The Mississippi Supreme Court addressed this issue at length, concluding that where the trial judge is not the ultimate trier of fact, his or her knowledge that the defendant confessed would not require recusal. Scott, 8 So.3d at 860. It further noted that trial judges often learn of written confessions during the course of criminal proceedings yet preside over the case. Id. Scott disagrees and relies on Butler v. United States, 414 A.2d 844 (D.C. 1980). But Butler is not from the United States Supreme Court and is otherwise distinguishable because it was a bench trial. The state court's rejection of this claim was not unreasonable. See Liteky v. United States, 510 U.S. 540, 551-52 (1994) (explaining extrajudicial source limitation to 28 U.S.C. § 455 (b)(1)).

3. Ground Three: Speedy Trial

In ground three, Scott alleges that he was denied his right to a speedy trial, a claim which is analyzed under the four-prong test set forth in Barker v. Wingo, 407 U.S. 514 (1972). The factors to be weighed are (1) length of the delay, (2) reason for the delay, (3) the accused's assertion of his right to a speedy trial, and (4) prejudice to the accused. Id. at 530. With the exception of the first factor, the Mississippi Supreme Court found that the factors weighed against Scott.

In his objection, Scott takes issue with the Mississippi Supreme Court's holding regarding the final three factors and with Judge Ball's analysis of them. As a general observation, the Mississippi Supreme Court clearly applied the correct legal standard. Accordingly, Scott must show an unreasonable application of the facts to the Barker test. Moreover, the holding itself includes several findings of fact. While the Court could simply observe that Scott falls short of his burden under the AEDPA on such questions and adopt the Report and Recommendation, it will briefly address a few of the more specific objections regarding the third and fourth Barker factors.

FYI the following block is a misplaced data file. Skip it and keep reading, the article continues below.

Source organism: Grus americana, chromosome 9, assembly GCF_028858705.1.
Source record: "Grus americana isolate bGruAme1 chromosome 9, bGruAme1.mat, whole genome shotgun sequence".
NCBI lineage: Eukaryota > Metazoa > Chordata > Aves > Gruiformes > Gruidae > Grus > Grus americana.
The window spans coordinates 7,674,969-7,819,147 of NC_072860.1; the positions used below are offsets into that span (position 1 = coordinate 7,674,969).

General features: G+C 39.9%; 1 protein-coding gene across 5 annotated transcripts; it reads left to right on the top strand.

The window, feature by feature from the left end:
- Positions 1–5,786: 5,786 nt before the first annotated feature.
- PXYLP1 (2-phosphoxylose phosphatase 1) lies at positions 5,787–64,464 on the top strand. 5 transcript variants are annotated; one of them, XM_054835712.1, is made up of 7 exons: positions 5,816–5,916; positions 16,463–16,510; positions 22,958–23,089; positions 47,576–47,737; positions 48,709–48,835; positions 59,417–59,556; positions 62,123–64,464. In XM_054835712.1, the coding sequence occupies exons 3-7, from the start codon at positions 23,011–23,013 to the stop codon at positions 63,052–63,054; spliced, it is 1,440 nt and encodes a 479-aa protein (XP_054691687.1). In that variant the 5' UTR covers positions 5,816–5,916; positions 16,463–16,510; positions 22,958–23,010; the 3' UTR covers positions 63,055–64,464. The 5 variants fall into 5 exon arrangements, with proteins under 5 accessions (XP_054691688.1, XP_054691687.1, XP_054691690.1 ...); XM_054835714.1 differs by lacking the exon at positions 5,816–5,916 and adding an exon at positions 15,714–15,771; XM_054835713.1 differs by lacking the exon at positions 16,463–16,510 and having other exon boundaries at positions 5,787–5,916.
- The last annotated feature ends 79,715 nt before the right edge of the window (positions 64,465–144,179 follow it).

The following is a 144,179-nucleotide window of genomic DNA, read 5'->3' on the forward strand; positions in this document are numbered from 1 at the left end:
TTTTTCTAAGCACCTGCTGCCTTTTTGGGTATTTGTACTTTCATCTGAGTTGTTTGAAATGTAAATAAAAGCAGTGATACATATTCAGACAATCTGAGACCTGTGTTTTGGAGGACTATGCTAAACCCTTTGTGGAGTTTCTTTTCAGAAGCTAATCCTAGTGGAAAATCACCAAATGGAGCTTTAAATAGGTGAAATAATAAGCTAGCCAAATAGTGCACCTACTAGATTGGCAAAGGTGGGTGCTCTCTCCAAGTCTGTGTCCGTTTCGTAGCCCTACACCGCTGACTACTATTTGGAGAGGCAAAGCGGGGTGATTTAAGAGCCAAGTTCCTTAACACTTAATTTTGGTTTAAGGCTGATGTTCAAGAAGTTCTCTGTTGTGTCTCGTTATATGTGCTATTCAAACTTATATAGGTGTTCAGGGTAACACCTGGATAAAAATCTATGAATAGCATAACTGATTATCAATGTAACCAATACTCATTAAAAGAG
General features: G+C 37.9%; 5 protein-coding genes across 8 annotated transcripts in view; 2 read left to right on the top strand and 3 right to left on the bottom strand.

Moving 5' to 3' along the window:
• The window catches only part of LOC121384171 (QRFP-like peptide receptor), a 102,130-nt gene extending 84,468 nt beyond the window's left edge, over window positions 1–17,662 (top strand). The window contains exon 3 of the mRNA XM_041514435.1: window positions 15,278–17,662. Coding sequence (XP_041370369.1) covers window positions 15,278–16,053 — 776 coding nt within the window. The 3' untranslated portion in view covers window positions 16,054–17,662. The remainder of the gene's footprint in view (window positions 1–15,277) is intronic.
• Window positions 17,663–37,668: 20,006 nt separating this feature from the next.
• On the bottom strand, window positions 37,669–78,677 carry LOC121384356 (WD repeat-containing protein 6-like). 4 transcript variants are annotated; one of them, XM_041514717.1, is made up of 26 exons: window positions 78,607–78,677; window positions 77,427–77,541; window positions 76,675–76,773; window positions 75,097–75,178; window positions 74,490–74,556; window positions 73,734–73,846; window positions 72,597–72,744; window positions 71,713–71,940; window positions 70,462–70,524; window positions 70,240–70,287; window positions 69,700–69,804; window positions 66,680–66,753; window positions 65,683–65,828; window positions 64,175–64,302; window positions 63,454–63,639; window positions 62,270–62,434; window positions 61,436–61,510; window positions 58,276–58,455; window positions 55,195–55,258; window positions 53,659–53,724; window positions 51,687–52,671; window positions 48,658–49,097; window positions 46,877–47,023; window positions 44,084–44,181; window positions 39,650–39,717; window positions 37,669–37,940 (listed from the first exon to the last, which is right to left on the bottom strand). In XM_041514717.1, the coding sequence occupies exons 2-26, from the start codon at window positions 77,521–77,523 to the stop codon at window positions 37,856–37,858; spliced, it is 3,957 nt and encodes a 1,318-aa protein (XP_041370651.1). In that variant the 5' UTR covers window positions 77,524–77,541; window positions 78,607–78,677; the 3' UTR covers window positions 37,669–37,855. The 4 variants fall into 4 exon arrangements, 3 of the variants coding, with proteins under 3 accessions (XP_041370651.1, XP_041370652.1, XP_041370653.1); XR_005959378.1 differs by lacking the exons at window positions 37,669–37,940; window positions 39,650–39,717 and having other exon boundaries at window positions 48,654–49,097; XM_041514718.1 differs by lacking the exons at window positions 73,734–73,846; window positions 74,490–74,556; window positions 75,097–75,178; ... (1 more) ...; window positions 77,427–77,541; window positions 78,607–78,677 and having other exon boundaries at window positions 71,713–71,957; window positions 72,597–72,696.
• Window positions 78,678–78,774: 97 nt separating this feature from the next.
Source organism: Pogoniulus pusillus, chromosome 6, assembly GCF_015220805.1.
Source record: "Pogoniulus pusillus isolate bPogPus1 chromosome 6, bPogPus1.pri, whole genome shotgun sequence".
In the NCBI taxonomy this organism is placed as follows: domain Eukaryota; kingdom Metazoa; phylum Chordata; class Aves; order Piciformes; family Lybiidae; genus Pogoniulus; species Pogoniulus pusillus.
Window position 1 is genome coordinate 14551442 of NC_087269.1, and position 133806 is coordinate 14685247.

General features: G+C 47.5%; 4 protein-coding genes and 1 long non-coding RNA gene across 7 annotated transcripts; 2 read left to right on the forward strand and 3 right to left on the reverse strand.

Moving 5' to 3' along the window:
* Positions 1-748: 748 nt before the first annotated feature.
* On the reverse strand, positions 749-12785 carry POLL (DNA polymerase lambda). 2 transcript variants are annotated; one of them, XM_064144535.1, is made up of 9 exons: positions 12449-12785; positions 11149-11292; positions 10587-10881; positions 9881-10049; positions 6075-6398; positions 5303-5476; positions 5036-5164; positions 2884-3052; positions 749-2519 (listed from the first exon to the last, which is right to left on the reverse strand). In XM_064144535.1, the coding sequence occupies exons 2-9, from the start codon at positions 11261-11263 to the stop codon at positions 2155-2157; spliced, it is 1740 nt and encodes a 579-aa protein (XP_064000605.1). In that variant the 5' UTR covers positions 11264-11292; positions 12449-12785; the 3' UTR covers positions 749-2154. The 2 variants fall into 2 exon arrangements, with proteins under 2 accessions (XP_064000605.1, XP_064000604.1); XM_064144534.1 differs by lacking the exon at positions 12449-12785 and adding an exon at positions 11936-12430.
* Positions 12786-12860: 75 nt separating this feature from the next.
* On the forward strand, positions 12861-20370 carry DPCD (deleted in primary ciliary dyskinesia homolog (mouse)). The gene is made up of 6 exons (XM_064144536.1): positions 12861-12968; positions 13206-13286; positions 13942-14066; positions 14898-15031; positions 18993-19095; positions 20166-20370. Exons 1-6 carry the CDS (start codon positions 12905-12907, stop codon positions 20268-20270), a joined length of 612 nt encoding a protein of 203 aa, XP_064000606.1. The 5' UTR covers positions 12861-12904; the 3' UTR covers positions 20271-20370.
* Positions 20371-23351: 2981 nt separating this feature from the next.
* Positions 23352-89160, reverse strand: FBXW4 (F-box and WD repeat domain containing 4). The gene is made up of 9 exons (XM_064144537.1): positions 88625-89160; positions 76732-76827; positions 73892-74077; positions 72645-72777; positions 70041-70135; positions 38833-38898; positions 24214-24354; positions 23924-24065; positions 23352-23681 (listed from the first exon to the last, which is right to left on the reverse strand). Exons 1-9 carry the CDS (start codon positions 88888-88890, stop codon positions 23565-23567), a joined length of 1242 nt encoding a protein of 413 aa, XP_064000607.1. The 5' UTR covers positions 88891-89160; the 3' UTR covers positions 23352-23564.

As to the third factor-assertion of the right-Scott argues that his June 7, 2004 pro se motion for substitution of counsel should have been construed as an assertion of his speedy trial right. Particularly, Scott points to his statement that he was "prepared to go to trial." Objection [18] at 23. The Mississippi Supreme Court rejected this characterization, noting that "Scott cannot be considered to have asserted his right to a speedy trial when he was asking for continuances to delay his trial on the same day he was requesting a dismissal for failure to provide a speedy trial." Scott, 8 So.3d at 863. This holding seems more than reasonable, especially when Scott continued filing motions to obtain discovery. See Mot. to Compel Discovery, Appendix "Q" (Aug. 10, 2004); Mot. to Subpoena Witnesses, App. "R" (Oct. 7, 2004) (asking the trial court to subpoena witnesses "to appear at trial when such date is set by the court"). For this reason, and those stated in greater detail by Judge Ball, this factor was properly determined.